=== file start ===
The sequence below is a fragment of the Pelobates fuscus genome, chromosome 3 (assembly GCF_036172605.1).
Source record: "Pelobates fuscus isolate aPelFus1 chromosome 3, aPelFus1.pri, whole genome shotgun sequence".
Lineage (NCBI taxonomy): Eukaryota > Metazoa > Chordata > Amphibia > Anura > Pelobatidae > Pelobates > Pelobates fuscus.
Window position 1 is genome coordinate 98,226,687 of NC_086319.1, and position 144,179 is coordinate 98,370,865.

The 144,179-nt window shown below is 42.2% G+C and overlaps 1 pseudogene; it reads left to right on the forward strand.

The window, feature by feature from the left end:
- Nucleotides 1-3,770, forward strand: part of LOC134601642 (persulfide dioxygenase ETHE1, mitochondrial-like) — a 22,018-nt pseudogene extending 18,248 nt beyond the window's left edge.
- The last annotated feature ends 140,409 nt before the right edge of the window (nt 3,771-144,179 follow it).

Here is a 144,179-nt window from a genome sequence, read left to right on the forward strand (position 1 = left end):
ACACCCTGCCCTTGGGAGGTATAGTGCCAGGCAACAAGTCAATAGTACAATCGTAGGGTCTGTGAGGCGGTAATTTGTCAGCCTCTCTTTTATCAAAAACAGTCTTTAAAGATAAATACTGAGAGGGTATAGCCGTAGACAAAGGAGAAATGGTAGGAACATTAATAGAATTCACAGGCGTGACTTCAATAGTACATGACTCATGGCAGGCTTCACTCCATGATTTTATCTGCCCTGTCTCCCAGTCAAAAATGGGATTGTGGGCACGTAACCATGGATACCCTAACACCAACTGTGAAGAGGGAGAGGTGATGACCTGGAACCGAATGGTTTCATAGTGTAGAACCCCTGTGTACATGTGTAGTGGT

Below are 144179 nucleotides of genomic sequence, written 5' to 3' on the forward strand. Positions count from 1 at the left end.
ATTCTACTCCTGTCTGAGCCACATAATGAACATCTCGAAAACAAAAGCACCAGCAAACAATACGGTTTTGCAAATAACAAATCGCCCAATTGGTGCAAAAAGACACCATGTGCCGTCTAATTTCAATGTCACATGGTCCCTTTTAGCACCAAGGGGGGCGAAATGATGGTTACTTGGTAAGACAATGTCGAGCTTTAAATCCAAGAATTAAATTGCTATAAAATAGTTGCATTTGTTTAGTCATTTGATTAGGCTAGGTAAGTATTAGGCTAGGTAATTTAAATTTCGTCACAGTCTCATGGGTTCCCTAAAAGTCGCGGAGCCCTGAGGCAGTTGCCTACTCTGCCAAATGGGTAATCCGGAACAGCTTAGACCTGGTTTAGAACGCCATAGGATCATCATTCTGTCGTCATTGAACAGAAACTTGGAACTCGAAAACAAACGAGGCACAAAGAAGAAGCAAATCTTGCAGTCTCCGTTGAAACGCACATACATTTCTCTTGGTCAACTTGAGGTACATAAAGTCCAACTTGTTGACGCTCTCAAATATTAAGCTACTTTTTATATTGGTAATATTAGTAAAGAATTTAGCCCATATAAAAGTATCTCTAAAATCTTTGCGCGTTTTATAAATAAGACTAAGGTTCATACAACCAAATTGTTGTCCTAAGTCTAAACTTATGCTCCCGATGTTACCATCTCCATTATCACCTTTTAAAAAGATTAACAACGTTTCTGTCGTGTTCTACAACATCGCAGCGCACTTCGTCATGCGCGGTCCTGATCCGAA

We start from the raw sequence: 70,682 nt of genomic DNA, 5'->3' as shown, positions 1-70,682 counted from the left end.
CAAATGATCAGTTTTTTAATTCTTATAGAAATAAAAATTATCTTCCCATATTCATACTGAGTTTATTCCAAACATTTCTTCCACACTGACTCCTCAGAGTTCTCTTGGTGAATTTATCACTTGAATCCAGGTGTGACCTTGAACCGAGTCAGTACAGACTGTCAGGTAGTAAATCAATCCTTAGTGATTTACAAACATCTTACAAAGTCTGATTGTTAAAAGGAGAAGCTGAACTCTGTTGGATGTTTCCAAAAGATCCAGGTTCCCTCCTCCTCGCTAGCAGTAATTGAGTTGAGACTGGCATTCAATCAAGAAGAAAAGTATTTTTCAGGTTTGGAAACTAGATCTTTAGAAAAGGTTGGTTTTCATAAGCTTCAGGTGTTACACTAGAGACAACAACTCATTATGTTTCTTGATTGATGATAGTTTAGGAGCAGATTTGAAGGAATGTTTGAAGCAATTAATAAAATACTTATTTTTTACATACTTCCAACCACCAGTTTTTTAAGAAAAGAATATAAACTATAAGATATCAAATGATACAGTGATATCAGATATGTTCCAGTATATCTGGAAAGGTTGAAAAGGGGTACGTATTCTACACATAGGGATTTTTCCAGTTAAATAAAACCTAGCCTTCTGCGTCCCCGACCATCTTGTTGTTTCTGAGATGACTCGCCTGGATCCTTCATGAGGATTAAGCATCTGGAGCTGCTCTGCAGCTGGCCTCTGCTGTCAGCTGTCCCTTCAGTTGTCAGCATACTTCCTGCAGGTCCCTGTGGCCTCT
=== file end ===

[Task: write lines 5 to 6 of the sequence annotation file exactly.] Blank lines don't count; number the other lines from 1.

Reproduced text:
The 144,179-nt window shown below is 42.2% G+C and overlaps 1 pseudogene; it reads left to right on the forward strand.

The window, feature by feature from the left end: